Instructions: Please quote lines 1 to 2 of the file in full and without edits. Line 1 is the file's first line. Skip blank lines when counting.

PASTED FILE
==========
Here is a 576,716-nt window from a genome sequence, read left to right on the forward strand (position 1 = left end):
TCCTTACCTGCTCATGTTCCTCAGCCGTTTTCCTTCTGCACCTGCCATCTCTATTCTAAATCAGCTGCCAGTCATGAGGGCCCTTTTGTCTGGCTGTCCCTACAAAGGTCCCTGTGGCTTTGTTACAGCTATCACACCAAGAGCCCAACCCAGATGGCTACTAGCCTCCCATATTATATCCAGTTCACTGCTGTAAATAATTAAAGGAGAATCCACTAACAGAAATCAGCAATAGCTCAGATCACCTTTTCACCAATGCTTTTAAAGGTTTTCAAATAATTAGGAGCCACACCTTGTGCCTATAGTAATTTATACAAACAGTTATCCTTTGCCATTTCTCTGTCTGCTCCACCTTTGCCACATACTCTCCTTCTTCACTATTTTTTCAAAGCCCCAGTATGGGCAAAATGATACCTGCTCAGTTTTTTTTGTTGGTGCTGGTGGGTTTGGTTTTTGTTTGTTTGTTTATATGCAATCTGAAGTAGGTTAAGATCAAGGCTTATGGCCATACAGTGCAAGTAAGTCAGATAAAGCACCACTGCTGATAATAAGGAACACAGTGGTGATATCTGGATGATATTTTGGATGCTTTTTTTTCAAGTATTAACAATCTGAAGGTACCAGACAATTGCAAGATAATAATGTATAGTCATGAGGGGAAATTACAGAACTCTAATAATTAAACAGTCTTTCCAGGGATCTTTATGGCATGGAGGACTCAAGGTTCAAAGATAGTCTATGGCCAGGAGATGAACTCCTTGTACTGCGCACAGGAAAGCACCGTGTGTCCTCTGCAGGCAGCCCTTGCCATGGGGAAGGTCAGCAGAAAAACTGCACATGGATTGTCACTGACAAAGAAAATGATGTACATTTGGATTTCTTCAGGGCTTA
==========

Here is a 576,716-nt window from a genome sequence, read left to right on the forward strand (position 1 = left end):
TCCTTACCTGCTCATGTTCCTCAGCCGTTTTCCTTCTGCACCTGCCATCTCTATTCTAAATCAGCTGCCAGTCATGAGGGCCCTTTTGTCTGGCTGTCCCTACAAAGGTCCCTGTGGCTTTGTTACAGCTATCACACCAAGAGCCCAACCCAGATGGCTACTAGCCTCCCATATTATATCCAGTTCACTGCTGTAAATAATTAAAGGAGAATCCACTAACAGAAATCAGCAATAGCTCAGATCACCTTTTCACCAATGCTTTTAAAGGTTTTCAAATAATTAGGAGCCACACCTTGTGCCTATAGTAATTTATACAAACAGTTATCCTTTGCCATTTCTCTGTCTGCTCCACCTTTGCCACATACTCTCCTTCTTCACTATTTTTTCAAAGCCCCAGTATGGGCAAAATGATACCTGCTCAGTTTTTTTTGTTGGTGCTGGTGGGTTTGGTTTTTGTTTGTTTGTTTATATGCAATCTGAAGTAGGTTAAGATCAAGGCTTATGGCCATACAGTGCAAGTAAGTCAGATAAAGCACCACTGCTGATAATAAGGAACACAGTGGTGATATCTGGATGATATTTTGGATGCTTTTTTTTCAAGTATTAACAATCTGAAGGTACCAGACAATTGCAAGATAATAATGTATAGTCATGAGGGGAAATTACAGAACTCTAATAATTAAACAGTCTTTCCAGGGATCTTTATGGCATGGAGGACTCAAGGTTCAAAGATAGTCTATGGCCAGGAGATGAACTCCTTGTACTGCGCACAGGAAAGCACCGTGTGTCCTCTGCAGGCAGCCCTTGCCATGGGGAAGGTCAGCAGAAAAACTGCACATGGATTGTCACTGACAAAGAAAATGATGTACATTTGGATTTCTTCAGGGCTTA